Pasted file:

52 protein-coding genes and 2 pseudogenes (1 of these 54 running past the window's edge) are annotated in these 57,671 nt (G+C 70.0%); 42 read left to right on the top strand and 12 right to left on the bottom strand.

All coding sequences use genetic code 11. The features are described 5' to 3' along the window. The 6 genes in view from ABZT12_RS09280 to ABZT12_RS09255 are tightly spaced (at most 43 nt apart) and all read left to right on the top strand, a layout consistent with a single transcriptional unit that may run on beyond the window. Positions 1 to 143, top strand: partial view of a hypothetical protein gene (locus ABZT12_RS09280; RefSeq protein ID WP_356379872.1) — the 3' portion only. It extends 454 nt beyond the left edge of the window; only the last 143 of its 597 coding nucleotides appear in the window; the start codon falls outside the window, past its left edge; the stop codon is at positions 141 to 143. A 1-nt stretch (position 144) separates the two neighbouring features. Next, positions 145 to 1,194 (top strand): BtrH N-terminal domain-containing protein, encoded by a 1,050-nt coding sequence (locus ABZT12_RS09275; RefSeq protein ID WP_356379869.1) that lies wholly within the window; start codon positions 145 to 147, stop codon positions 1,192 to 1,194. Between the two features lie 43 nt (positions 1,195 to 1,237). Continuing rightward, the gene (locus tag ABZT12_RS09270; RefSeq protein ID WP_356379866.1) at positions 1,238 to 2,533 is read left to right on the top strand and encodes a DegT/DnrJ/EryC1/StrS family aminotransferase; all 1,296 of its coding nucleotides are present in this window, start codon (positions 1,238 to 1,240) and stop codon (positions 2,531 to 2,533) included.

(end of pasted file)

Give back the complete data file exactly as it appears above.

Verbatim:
52 protein-coding genes and 2 pseudogenes (1 of these 54 running past the window's edge) are annotated in these 57,671 nt (G+C 70.0%); 42 read left to right on the top strand and 12 right to left on the bottom strand.

All coding sequences use genetic code 11. The features are described 5' to 3' along the window. The 6 genes in view from ABZT12_RS09280 to ABZT12_RS09255 are tightly spaced (at most 43 nt apart) and all read left to right on the top strand, a layout consistent with a single transcriptional unit that may run on beyond the window. Positions 1 to 143, top strand: partial view of a hypothetical protein gene (locus ABZT12_RS09280; RefSeq protein ID WP_356379872.1) — the 3' portion only. It extends 454 nt beyond the left edge of the window; only the last 143 of its 597 coding nucleotides appear in the window; the start codon falls outside the window, past its left edge; the stop codon is at positions 141 to 143. A 1-nt stretch (position 144) separates the two neighbouring features. Next, positions 145 to 1,194 (top strand): BtrH N-terminal domain-containing protein, encoded by a 1,050-nt coding sequence (locus ABZT12_RS09275; RefSeq protein ID WP_356379869.1) that lies wholly within the window; start codon positions 145 to 147, stop codon positions 1,192 to 1,194. Between the two features lie 43 nt (positions 1,195 to 1,237). Continuing rightward, the gene (locus tag ABZT12_RS09270; RefSeq protein ID WP_356379866.1) at positions 1,238 to 2,533 is read left to right on the top strand and encodes a DegT/DnrJ/EryC1/StrS family aminotransferase; all 1,296 of its coding nucleotides are present in this window, start codon (positions 1,238 to 1,240) and stop codon (positions 2,531 to 2,533) included.